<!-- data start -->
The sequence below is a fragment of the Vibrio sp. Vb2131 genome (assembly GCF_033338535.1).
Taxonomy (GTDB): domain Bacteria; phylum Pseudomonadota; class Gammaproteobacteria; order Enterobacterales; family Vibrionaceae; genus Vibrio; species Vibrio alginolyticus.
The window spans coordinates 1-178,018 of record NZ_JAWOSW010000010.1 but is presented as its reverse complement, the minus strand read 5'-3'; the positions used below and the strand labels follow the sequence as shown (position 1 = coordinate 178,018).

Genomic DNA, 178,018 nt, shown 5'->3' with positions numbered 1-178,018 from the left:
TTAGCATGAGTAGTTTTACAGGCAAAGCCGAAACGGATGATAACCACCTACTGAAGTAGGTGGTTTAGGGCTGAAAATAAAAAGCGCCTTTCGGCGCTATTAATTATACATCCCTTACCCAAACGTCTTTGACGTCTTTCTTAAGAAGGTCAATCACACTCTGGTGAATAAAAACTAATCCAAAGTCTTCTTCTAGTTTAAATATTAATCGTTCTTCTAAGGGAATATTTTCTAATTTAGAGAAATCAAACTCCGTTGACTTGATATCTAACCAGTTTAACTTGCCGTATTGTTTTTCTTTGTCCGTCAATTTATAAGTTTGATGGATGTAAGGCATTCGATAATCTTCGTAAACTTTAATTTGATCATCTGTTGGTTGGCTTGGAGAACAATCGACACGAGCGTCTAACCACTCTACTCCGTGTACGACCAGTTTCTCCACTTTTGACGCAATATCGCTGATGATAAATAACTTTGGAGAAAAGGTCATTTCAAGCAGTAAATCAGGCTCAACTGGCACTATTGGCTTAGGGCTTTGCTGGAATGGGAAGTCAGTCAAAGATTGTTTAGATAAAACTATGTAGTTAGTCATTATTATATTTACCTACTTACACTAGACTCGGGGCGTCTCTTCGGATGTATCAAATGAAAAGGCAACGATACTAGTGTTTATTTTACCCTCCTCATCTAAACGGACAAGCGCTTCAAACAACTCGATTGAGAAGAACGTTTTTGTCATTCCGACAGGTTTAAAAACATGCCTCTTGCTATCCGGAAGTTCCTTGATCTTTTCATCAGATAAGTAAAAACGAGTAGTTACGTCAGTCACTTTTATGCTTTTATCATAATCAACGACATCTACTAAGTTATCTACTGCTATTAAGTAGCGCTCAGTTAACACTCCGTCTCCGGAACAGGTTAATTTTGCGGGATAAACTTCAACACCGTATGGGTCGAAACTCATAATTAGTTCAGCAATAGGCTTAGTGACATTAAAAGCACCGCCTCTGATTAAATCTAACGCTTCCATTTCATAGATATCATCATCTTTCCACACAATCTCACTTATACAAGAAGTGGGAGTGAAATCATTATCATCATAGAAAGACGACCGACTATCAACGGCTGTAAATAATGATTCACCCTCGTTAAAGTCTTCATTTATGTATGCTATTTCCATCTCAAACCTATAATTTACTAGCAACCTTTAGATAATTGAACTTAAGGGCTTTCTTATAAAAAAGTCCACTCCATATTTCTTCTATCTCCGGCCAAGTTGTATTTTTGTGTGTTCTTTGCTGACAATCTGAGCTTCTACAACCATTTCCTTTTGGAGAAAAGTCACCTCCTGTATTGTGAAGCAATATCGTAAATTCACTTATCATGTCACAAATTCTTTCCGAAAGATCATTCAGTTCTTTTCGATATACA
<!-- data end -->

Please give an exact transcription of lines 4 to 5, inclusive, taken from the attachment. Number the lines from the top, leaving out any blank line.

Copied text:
Genomic DNA, 178,018 nt, shown 5'->3' with positions numbered 1-178,018 from the left:
TTAGCATGAGTAGTTTTACAGGCAAAGCCGAAACGGATGATAACCACCTACTGAAGTAGGTGGTTTAGGGCTGAAAATAAAAAGCGCCTTTCGGCGCTATTAATTATACATCCCTTACCCAAACGTCTTTGACGTCTTTCTTAAGAAGGTCAATCACACTCTGGTGAATAAAAACTAATCCAAAGTCTTCTTCTAGTTTAAATATTAATCGTTCTTCTAAGGGAATATTTTCTAATTTAGAGAAATCAAACTCCGTTGACTTGATATCTAACCAGTTTAACTTGCCGTATTGTTTTTCTTTGTCCGTCAATTTATAAGTTTGATGGATGTAAGGCATTCGATAATCTTCGTAAACTTTAATTTGATCATCTGTTGGTTGGCTTGGAGAACAATCGACACGAGCGTCTAACCACTCTACTCCGTGTACGACCAGTTTCTCCACTTTTGACGCAATATCGCTGATGATAAATAACTTTGGAGAAAAGGTCATTTCAAGCAGTAAATCAGGCTCAACTGGCACTATTGGCTTAGGGCTTTGCTGGAATGGGAAGTCAGTCAAAGATTGTTTAGATAAAACTATGTAGTTAGTCATTATTATATTTACCTACTTACACTAGACTCGGGGCGTCTCTTCGGATGTATCAAATGAAAAGGCAACGATACTAGTGTTTATTTTACCCTCCTCATCTAAACGGACAAGCGCTTCAAACAACTCGATTGAGAAGAACGTTTTTGTCATTCCGACAGGTTTAAAAACATGCCTCTTGCTATCCGGAAGTTCCTTGATCTTTTCATCAGATAAGTAAAAACGAGTAGTTACGTCAGTCACTTTTATGCTTTTATCATAATCAACGACATCTACTAAGTTATCTACTGCTATTAAGTAGCGCTCAGTTAACACTCCGTCTCCGGAACAGGTTAATTTTGCGGGATAAACTTCAACACCGTATGGGTCGAAACTCATAATTAGTTCAGCAATAGGCTTAGTGACATTAAAAGCACCGCCTCTGATTAAATCTAACGCTTCCATTTCATAGATATCATCATCTTTCCACACAATCTCACTTATACAAGAAGTGGGAGTGAAATCATTATCATCATAGAAAGACGACCGACTATCAACGGCTGTAAATAATGATTCACCCTCGTTAAAGTCTTCATTTATGTATGCTATTTCCATCTCAAACCTATAATTTACTAGCAACCTTTAGATAATTGAACTTAAGGGCTTTCTTATAAAAAAGTCCACTCCATATTTCTTCTATCTCCGGCCAAGTTGTATTTTTGTGTGTTCTTTGCTGACAATCTGAGCTTCTACAACCATTTCCTTTTGGAGAAAAGTCACCTCCTGTATTGTGAAGCAATATCGTAAATTCACTTATCATGTCACAAATTCTTTCCGAAAGATCATTCAGTTCTTTTCGATATACA